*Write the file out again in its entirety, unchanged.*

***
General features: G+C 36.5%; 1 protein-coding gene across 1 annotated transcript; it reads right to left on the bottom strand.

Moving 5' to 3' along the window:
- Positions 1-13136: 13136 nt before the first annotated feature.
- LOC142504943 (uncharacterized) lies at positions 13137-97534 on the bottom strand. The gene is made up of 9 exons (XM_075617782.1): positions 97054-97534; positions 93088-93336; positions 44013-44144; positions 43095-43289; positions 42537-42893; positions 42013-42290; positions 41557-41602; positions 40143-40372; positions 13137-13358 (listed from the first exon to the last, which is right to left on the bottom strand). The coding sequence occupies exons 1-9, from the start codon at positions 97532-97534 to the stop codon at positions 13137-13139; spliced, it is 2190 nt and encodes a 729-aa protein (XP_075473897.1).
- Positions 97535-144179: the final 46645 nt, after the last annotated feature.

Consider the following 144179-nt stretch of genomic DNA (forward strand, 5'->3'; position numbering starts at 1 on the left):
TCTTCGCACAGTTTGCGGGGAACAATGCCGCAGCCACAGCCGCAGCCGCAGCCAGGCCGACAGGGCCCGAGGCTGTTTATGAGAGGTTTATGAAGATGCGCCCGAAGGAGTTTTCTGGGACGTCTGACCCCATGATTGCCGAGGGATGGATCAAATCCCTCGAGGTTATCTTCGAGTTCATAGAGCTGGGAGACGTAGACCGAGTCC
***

General features: G+C 36.5%; 1 protein-coding gene across 1 annotated transcript; it reads right to left on the bottom strand.

Moving 5' to 3' along the window:
- Positions 1-13136: 13136 nt before the first annotated feature.
- LOC142504943 (uncharacterized) lies at positions 13137-97534 on the bottom strand. The gene is made up of 9 exons (XM_075617782.1): positions 97054-97534; positions 93088-93336; positions 44013-44144; positions 43095-43289; positions 42537-42893; positions 42013-42290; positions 41557-41602; positions 40143-40372; positions 13137-13358 (listed from the first exon to the last, which is right to left on the bottom strand). The coding sequence occupies exons 1-9, from the start codon at positions 97532-97534 to the stop codon at positions 13137-13139; spliced, it is 2190 nt and encodes a 729-aa protein (XP_075473897.1).
- Positions 97535-144179: the final 46645 nt, after the last annotated feature.

Consider the following 144179-nt stretch of genomic DNA (forward strand, 5'->3'; position numbering starts at 1 on the left):
TCTTCGCACAGTTTGCGGGGAACAATGCCGCAGCCACAGCCGCAGCCGCAGCCAGGCCGACAGGGCCCGAGGCTGTTTATGAGAGGTTTATGAAGATGCGCCCGAAGGAGTTTTCTGGGACGTCTGACCCCATGATTGCCGAGGGATGGATCAAATCCCTCGAGGTTATCTTCGAGTTCATAGAGCTGGGAGACGTAGACCGAGTCC